City council to consider medical marijuana regulations
Regulations would limit or ban cultivation of medical marijuana for personal use
–The Paso Robles City Council on Tuesday night will consider passing a ban or regulating medical marijuana cultivation for personal use. Last month, the Paso Robles Planning Commission voted to forward both options to the city council.
At the planning commission meeting on Dec. 22, city staff gave the commission two options to consider:
- Option “A” – Medical marijuana cultivation ban
This ordinance section could be modified to include prohibition of medical marijuana cultivation. This would not deny the ability of legal procurement to those who are permitted to consume or possess it since delivery services are not prohibited in the city. Other jurisdictions in the county are considering similar regulations to ban cultivation.
- Option “B” – Limited personal cultivation exception
The city may want to include limiting the square footage and the number of individual plants permitted for this use within a home. If this is the direction the city would like to move towards, the City Attorney and Police Department recommend that indoor cultivation only permit up to a maximum cultivation area of 50 square feet, and no more than 10 individual plants. This is consistent with at least 16 other cities regulations on personal cultivation standards that staff has researched. It appears that 50 square feet provides a sufficient amount of area to meet the needs for personal use. State licensing requirements would not change.
After hearing public comments on the matter, the commission voted 4-3 to forward both options onto the city council, as the city staff recommended. Commissioners supporting the ban and regulation options were John Donaldson, Bob Rollins, Darrel Cooper and Thomas Burgett. Commissioners opposed to the motion were Scott Brennan, Doug Barth and Vince Vanderlip. The city council will meet Tuesday, Jan. 5 at 6:30 p.m.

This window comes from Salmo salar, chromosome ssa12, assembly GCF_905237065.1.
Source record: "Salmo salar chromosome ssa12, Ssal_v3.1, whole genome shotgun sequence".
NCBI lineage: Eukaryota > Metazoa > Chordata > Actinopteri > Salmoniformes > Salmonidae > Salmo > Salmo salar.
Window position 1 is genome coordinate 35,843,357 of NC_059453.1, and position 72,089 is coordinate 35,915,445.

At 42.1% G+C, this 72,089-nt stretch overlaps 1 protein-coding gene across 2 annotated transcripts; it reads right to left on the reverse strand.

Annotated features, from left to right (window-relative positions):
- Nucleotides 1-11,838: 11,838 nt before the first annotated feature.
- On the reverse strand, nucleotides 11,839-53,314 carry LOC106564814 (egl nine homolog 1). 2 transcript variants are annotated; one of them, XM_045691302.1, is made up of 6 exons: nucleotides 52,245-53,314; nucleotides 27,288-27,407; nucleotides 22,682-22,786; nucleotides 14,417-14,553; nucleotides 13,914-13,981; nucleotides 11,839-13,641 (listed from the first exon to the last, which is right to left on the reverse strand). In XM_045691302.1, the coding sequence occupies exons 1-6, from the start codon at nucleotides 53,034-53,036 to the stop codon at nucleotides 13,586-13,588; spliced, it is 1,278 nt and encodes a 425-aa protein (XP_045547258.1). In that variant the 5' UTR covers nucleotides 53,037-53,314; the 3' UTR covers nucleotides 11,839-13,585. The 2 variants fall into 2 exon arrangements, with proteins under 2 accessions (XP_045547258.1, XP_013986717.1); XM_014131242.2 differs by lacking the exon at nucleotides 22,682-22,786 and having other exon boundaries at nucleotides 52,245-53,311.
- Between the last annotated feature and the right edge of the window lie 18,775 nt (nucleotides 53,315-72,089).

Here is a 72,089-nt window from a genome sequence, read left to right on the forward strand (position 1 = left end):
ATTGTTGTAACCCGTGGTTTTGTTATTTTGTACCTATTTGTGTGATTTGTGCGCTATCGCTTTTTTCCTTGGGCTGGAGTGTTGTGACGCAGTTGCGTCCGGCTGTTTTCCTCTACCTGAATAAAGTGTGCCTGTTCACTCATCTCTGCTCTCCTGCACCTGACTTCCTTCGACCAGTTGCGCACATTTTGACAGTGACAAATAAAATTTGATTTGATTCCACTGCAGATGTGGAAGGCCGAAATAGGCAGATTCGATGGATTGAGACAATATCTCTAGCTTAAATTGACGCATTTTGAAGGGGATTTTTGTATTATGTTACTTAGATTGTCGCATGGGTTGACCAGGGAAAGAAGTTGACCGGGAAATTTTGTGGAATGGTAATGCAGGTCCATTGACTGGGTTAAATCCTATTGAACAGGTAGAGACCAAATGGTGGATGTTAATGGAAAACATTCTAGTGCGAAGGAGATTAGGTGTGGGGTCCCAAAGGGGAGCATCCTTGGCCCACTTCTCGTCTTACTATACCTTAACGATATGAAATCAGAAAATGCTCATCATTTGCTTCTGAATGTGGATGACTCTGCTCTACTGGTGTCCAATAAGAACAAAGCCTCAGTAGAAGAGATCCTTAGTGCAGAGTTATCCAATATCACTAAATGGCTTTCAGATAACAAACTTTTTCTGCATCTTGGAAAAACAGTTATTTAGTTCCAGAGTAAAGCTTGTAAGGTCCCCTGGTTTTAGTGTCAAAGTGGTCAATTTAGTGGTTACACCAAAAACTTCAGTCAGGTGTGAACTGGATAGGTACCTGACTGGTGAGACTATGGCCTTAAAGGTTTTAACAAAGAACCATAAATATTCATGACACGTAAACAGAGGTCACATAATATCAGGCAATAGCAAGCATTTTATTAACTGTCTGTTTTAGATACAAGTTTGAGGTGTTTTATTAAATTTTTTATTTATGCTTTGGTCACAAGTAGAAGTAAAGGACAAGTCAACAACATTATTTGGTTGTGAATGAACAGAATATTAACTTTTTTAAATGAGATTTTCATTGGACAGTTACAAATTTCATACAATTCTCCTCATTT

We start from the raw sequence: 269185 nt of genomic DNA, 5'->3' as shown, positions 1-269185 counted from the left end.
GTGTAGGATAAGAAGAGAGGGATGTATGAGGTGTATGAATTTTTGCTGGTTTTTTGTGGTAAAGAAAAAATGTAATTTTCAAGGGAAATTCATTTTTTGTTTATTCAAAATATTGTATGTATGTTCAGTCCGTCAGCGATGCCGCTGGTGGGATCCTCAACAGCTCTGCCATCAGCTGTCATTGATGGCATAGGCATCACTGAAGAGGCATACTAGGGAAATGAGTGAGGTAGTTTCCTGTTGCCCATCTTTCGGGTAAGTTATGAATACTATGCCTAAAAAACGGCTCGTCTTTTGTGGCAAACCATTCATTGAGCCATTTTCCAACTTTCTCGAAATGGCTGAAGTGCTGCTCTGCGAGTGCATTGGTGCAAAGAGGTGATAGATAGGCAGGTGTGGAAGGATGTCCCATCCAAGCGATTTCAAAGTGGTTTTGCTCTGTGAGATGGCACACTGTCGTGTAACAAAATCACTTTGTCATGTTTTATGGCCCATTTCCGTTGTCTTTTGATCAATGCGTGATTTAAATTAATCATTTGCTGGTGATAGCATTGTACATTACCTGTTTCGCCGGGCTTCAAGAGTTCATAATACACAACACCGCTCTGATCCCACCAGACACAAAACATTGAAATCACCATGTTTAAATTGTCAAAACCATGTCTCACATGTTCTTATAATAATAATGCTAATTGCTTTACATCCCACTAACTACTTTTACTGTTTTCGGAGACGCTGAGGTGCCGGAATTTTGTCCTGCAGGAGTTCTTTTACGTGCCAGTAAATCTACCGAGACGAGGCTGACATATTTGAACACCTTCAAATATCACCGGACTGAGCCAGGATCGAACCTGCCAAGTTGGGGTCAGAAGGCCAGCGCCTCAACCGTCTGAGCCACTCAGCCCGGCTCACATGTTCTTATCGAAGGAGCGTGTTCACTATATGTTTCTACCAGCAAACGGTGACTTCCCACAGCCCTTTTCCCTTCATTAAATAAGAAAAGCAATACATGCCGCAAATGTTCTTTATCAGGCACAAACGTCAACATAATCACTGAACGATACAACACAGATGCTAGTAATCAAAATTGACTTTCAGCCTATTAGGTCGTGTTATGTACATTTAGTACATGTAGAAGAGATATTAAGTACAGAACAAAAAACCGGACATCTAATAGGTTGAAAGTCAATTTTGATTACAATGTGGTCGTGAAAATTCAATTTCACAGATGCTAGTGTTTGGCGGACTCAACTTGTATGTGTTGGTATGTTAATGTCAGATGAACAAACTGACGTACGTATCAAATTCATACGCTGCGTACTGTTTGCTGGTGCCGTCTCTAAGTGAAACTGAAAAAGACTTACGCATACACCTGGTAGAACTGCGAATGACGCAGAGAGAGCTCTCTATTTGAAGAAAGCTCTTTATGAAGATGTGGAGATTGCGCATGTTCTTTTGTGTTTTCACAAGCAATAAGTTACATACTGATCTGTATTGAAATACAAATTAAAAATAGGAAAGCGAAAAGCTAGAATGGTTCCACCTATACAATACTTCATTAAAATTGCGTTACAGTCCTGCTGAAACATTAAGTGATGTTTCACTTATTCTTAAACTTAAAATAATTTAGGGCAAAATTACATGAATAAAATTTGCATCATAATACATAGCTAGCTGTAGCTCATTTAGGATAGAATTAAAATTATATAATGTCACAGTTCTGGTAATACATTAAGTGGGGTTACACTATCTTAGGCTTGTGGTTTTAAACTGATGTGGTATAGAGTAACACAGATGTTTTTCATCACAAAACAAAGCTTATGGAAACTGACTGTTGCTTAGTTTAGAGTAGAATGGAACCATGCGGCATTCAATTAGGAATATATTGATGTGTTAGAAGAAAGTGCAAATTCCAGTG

The state adopted the Medical Marijuana Regulation and Safety Act in October which allows city and county governments to adopt local ordinances to regulate medical marijuana by March 1, 2016. If local regulations are not in place by then local communities and jurisdictions will be required to comply with state mandates.
“If the city doesn’t regulate the cultivation, then the state will dictate what we can or can’t do,” says Paso Robles Police Chief Robert Burton said. “Once an ordinance is on the books the city can loosen or restrict the cultivation based upon the best interest of the community. We have no idea what the state rules will be, and if the rules are contrary to what our residents need or desire, we will ultimately have no ability to make changes.”
The Paso Robles City Council decided in August of 2014 to allow mobile dispensaries to operate within the city; but the city maintains an ordinance prohibiting brick and mortar dispensaries. Opposition to mobile dispensaries had stemmed from concerns about increased crime. “At this time, I know of no additional costs accrued due to the decision to allow mobile dispensaries to operate,” Burton said. “Fortunately for us, we have not seen an increase in violent crime associated with mobile dispensaries.”
The police department documents a few complaints related in marijuana cultivation:
- One from a landlord stating that his tenants did not disclose they were growing marijuana.
- Three from growers reporting the theft of their plants.
- One from a neighbor who thought the business was a medical marijuana dispensary and the smell from the plants was overwhelming.
- Three complaints were regarding a single address about the strong odor and questions about the legality of the backyard grow.
- One complaint was from a person who was growing marijuana and someone was stealing his plants. One additional complaint was from this person’s neighbor reporting people in her backyard attempting to steal plants from next door.
- Two complaints were from neighbors of different marijuana grows who complained about the odor and about the legality of the backyard grow.
“In addition,” said Burton, “this year we had a residential structure fire where we found a large indoor marijuana grow. The fire originated near the grow, but the fire was classified as undetermined.”
Federally, growing and possessing marijuana remains illegal.